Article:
I've always rooted for Triangle Square in Costa Mesa, which over the years has been similar to rooting for the Los Angeles Clippers.
So much potential, so little to show for it.
Since it opened in 1992 as the centerpiece of the city's downtown redevelopment, the shopping center has been as successful as a liquor salesman at a Mormon conference.
Even superstar tenants such as Niketown, Virgin Megastore, The Gap, Ralph's, Barnes and Noble, Johnny Rockets, Humphrey Yogart and La Salsa couldn't make a go of it at Triangle Square. And the center has had more owners than Lindsay Lohan has had stints in rehab.
If these were proven winners elsewhere, what went wrong in Costa Mesa?
It couldn't be location. Triangle Square — which cost $62 million to build — is at the intersections of the 55 Freeway, Harbor Boulevard, 19th Street and Newport Boulevard. Roughly 122,000 vehicles drive by each day.
Triangle Square has two large design flaws that no one has been able to overcome so far. First, its basic layout is awkward, with no flow — or easy way to navigate — between the street and second levels.
The bigger problem is Triangle Square's labyrinth of a parking garage, which features narrow lanes, confusing directions, tight turns and dinky spaces.
In Orange County, we are soft when it comes to parking. We expect to drive right up to the businesses we patronize. If there's any other barrier — a parking garage or a paid lot— we tend to stay away. New Yorkers would laugh at us.
I liked the proposal a few years back to turn much of Triangle Square into urban housing—Costa Mesa's version of downtown lofts. But that idea died when the housing bubble burst.
The latest plan to revamp the nearly 20-year-old center is scheduled to come before the Costa Mesa Planning Commission on Monday.
The mall's latest owners, Newport Beach-based Greenlaw Partners, want to turn nearly 60,000-square-foot space in Triangle Square's basement and street level — originally home to a supermarket, Barnes and Noble and North Face — into a high-end 24-Hour Fitness health club (the 24-Hour Fitness across the street would remain).
Greenlaw and city staff believe the health club—which will include a swimming pool and basketball court—will help draw people to Triangle Square. I hope so, but in my experience, people who go to the gym don't do much after working out except maybe get a smoothie or coffee before heading home.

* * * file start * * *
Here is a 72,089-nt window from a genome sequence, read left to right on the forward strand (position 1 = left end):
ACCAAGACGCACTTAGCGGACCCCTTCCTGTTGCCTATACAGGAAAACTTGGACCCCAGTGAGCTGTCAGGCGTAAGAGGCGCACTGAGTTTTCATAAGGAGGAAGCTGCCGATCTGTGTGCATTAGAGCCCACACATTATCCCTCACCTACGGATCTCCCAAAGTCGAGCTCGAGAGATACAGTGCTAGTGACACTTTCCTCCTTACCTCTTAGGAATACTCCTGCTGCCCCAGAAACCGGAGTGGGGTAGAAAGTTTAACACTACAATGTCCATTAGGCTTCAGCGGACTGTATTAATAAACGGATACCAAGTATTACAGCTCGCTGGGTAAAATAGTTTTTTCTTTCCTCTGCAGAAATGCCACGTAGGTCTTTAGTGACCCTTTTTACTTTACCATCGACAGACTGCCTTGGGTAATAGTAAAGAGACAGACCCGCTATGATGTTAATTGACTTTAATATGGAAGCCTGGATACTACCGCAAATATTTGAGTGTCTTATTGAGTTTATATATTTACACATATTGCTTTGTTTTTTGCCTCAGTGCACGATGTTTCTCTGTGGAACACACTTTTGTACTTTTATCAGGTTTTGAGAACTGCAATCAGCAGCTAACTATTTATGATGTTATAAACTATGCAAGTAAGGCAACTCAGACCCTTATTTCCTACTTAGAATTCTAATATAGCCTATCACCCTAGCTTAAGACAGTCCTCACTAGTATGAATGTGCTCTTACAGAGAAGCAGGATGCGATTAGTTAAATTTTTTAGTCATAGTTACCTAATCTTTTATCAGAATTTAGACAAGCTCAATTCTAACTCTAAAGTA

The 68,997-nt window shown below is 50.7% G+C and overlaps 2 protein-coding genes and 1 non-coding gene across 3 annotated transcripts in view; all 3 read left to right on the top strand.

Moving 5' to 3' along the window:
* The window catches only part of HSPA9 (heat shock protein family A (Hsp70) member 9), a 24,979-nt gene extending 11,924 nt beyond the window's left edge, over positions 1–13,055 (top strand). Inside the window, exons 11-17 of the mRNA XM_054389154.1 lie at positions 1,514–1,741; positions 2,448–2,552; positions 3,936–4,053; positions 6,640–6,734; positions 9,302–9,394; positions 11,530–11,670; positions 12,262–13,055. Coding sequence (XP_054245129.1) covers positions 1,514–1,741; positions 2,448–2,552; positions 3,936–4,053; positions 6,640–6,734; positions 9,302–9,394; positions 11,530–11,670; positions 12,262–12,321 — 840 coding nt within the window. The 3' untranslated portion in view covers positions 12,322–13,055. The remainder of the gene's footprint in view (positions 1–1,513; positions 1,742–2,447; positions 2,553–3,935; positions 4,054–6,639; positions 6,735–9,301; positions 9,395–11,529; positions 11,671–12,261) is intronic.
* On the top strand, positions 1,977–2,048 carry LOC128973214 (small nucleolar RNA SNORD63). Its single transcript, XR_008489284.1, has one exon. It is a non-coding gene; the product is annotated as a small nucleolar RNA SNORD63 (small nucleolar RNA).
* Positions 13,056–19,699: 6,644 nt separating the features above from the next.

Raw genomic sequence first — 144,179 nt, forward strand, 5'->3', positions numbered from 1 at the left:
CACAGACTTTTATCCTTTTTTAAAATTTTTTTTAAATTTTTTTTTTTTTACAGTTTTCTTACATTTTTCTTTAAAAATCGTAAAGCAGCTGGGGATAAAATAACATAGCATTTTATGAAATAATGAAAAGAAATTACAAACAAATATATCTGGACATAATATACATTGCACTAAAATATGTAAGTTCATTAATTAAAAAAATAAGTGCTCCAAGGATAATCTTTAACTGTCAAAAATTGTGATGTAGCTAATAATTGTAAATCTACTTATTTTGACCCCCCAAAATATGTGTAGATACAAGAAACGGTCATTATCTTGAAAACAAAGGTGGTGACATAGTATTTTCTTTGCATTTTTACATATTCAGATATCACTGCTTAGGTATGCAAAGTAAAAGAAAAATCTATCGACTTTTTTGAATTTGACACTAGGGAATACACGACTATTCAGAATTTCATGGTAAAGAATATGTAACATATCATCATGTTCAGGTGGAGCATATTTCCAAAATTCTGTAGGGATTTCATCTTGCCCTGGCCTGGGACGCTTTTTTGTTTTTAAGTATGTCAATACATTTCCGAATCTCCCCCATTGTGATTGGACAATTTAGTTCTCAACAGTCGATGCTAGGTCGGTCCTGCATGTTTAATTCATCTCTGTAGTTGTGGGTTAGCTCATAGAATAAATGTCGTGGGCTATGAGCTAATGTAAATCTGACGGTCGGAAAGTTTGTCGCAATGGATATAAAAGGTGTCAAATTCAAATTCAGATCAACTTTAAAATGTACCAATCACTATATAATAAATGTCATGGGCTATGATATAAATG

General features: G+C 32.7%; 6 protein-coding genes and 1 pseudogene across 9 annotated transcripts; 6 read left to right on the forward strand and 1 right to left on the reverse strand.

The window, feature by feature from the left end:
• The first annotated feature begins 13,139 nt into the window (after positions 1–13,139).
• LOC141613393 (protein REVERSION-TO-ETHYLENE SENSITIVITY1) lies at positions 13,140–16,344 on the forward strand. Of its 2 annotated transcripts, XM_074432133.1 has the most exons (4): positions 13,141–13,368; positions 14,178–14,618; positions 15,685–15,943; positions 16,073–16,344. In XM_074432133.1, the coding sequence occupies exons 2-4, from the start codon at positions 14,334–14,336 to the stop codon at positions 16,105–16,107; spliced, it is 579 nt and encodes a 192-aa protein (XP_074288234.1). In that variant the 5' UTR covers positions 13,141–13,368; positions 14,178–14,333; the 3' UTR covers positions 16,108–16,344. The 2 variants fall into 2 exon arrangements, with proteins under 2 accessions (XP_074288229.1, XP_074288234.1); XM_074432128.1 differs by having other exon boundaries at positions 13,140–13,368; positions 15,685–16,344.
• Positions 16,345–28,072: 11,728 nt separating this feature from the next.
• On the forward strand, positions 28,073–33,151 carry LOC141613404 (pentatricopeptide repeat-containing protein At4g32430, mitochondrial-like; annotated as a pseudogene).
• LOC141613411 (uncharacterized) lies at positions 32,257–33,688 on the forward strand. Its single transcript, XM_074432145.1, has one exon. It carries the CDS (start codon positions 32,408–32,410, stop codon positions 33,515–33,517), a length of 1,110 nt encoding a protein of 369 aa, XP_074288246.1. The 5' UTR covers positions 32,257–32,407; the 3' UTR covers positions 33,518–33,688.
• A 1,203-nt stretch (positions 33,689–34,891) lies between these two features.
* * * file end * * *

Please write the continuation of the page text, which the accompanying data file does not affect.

But maybe a luxury gym is the first step toward fulfilling what I think is Triangle Square's only hope: to become an entertainment destination for the younger crowd.
I thought the supermarket space would have been perfect for a hip bowling alley and nightclub, but that could go elsewhere now.
The three-story Niketown space, with its post-industrial sleekness, could be easily turned into Orange County's hottest dance club.
The second-floor pavilion could house a series of bars featuring live music and a comedy club, karaoke bar and restaurants like the Gypsy Den and coffeehouses like Kean would fill in the rest of the space.
When movie-goers have places to go before or after a film, the theaters are Triangle Square would once again be packed.
Triangle Square could be the answer to the eternal question asked by friends and lovers each evening in Orange County: What do you want to do tonight?
It's freeway close to all parts of Orange County. Noise wouldn't be a problem since busy streets surround Triangle Square. And the Sutra Lounge and the Yard House have shown that if you have a popular enough draw, customers will brave the dreaded parking garage.
It could be a miniature version of Universal CityWalk, a popular destination where people could spend a pleasant evening listening to music, eating, dancing and even bowling.
If Greenlaw Partners use my vision to turn Triangle Square from a white elephant to white hot, I ask for no compensation except for a VIP card that will allow me to bypass the long lines that are sure to form at each Triangle Square venue and get right in. I promise to wear all black so I'll fit in with the kids.
Oh, and there's no more thing you can do for me. Please put up electronic signs to ratchet up the excitement of the new Triangle Square. You can't let 122,000 drivers pass by each day without grabbing their attention, and those high-tech billboards would project the right vibe for the entertainment center.
And my fellow Eastsiders, let's not object to the signs on the basis that they would be a traffic hazard. We are not one-toothed country bumpkins who will be so mesmerized by a new-fangled gadget that we will rear end the car in front of us as we stare wide-eyed at the moving images.
I'll admit that New Yorkers can handle parking garages better than us. But whether it's Time Square or Triangle Square, we can both drive by an electronic sign without getting into an accident.
By the way, the Clippers are once again in last place in their division. But the team has many bright prospects and a new coach. It's still early, and this season looks promising.
The same goes for Triangle Square.
WILLIAM LOBDELL is former editor of the Daily Pilot, former Los Angeles Times reporter and editor, and a Costa Mesa resident. His e-mail is firstname.lastname@example.org.Copyright © 2014, The Baltimore Sun